Skip the drying cycle on the dishwasher. Instead, leave the door open to let the dishes dry. And put off using the dishwasher until evening, when the air is cooler. Or simply wash your dishes the old-fashioned way: by hand.
Dress right. Wear one of the widely available synthetic fabrics designed to wick away sweat and that sticky feeling (examples include Coolmax and Nano-Tex); they’re not just for athletes anymore. If you prefer cotton, make it thin, light colored, and, most of all, loose. Loose, billowy clothes allow air movement next to the skin and help with evaporation.
- Lose the hot stuff. Shuck your shoes. As the sweat on your feet evaporates, it cools the skin and the blood in your feet. Blood vessels then whisk that blood to other parts of the body, so you’re getting a greater sensation of coolness.
Spice it up. As people who live in scorching climates, such as those of Mexico and India, know well, eating hot stuff can cool you down. Chili peppers contain capsaicin, a chemical compound that helps us to perspire more readily. When this sweat evaporates, you experience brief relief.
- Stay hydrated.
Swig often. To replace the moisture that you lose as you perspire, be sure to drink. As you lose water to dehydration, your body temperature rises, so replacing fluids is essential to keeping cool. Avoid beverages that contain alcohol, caffeine, or lots of sugar, which are dehydrating. Also opt for hydrating foods. Try a smoothie for lunch, and add more fruits and vegetables to all your meals. Watermelon has the greatest water content of any food out there.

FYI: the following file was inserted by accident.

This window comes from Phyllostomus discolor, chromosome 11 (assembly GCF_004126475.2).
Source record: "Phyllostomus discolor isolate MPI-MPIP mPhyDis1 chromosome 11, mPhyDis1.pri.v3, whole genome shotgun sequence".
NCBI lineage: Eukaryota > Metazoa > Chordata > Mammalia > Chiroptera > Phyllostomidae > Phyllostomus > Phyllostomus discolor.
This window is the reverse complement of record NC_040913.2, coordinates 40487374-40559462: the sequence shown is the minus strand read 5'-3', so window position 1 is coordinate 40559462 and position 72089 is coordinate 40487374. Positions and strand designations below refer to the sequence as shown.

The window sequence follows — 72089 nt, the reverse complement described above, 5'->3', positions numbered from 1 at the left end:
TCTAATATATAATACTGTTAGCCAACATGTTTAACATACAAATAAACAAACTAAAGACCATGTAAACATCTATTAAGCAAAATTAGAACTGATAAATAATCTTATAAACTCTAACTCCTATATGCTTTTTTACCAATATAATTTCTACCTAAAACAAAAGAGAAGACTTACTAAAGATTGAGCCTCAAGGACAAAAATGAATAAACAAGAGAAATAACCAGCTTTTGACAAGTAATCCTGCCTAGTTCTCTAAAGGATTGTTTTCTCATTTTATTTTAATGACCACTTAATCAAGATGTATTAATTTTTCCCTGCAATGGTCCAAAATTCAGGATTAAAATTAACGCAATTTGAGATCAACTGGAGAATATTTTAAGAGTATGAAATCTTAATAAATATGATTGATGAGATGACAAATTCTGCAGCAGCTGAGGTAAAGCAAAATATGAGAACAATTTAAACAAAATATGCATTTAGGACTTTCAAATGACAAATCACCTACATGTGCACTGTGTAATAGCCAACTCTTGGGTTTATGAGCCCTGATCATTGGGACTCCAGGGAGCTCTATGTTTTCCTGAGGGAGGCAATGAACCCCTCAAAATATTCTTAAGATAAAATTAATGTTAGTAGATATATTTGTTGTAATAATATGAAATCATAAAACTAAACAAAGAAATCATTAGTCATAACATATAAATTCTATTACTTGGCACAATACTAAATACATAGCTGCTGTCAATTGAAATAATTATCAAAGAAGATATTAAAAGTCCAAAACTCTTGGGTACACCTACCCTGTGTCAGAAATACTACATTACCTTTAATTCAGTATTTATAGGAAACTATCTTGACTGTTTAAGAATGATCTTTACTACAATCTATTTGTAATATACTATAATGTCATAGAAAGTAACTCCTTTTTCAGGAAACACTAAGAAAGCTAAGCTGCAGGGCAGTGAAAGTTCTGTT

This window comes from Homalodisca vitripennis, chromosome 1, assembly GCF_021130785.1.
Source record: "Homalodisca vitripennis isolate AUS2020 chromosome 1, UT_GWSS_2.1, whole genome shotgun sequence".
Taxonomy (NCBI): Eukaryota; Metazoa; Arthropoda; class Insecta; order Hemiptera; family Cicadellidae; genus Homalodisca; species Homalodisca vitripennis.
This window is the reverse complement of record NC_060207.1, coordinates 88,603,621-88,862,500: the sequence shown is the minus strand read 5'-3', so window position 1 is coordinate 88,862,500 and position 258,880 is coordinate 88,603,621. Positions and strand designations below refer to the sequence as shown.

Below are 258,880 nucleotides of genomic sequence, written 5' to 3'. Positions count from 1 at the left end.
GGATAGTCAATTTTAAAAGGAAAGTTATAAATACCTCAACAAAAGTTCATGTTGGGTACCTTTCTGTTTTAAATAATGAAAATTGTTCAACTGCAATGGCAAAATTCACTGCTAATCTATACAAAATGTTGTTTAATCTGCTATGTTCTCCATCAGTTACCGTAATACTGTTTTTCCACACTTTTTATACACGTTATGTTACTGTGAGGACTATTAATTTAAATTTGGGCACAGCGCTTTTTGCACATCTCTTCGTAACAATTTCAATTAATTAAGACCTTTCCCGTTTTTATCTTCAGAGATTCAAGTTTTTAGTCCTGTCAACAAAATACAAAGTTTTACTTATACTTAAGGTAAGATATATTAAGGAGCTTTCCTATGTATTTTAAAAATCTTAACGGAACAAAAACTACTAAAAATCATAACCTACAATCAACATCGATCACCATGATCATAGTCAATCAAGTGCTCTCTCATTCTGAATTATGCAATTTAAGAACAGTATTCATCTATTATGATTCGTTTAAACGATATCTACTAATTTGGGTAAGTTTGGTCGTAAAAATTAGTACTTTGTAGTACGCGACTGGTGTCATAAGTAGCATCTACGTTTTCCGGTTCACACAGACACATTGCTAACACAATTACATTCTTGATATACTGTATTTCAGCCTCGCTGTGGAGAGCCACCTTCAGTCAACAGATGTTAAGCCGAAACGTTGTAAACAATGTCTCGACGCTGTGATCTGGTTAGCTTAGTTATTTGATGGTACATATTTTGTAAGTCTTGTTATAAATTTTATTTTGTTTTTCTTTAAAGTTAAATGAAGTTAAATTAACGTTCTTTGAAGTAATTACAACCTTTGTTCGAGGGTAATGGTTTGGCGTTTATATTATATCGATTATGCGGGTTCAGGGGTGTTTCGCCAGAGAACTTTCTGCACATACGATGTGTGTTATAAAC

Eat light. There’s a reason we reach for salads in the summer. They’re easier to digest than, say, a fatty hamburger, which leaves you feeling sluggish in the high heat. Instead, go for fruits and vegetables, which are watery and help keep you hydrated (and cooler).
- Opt for a shutdown.
Give your oven a summer vacation. If you cook, use the stovetop, the microwave, or a barbecue. Grill some extra vegetables when you’re making dinner. The next day, mix them with a little Feta cheese and olive oil for a great, cool snack.
Shut the lights. Or change the bulbs: Long-lasting compact fluorescent bulbs produce about 70 percent less heat than standard incandescent light bulbs.
- Take some dry measures.
Give the clothes dryer a break, too. Hang a clothesline and let your towels and sheets flap in the breeze.
Make a cold compress. Fill a cotton sock with rice, tie the sock with twine, and freeze it for two hours before bedtime. Then slide it between the sheets. Rice retains cold for a long period because it’s dense and starchy.
- Think cool.
Escape. Relax with A Winter’s Tale, The Call of the Wild, Doctor Zhivago, or Smilla’s Sense of Snow. Reading about cold can take your mind off the thermometer, evoking one’s own experience of ice and snow. It’s also a bit of self-hypnosis.
While the tips above are not our expertise, we think they can help you beat the heat and enjoy the summer. If you chose to ignore the tips and find some electrical problems bothering you, always count on us and contact us.
GreenLeaf Electric LLC is a Frederick MD electrical company providing highest quality electrical services to the residents of Frederick and surrounding counties.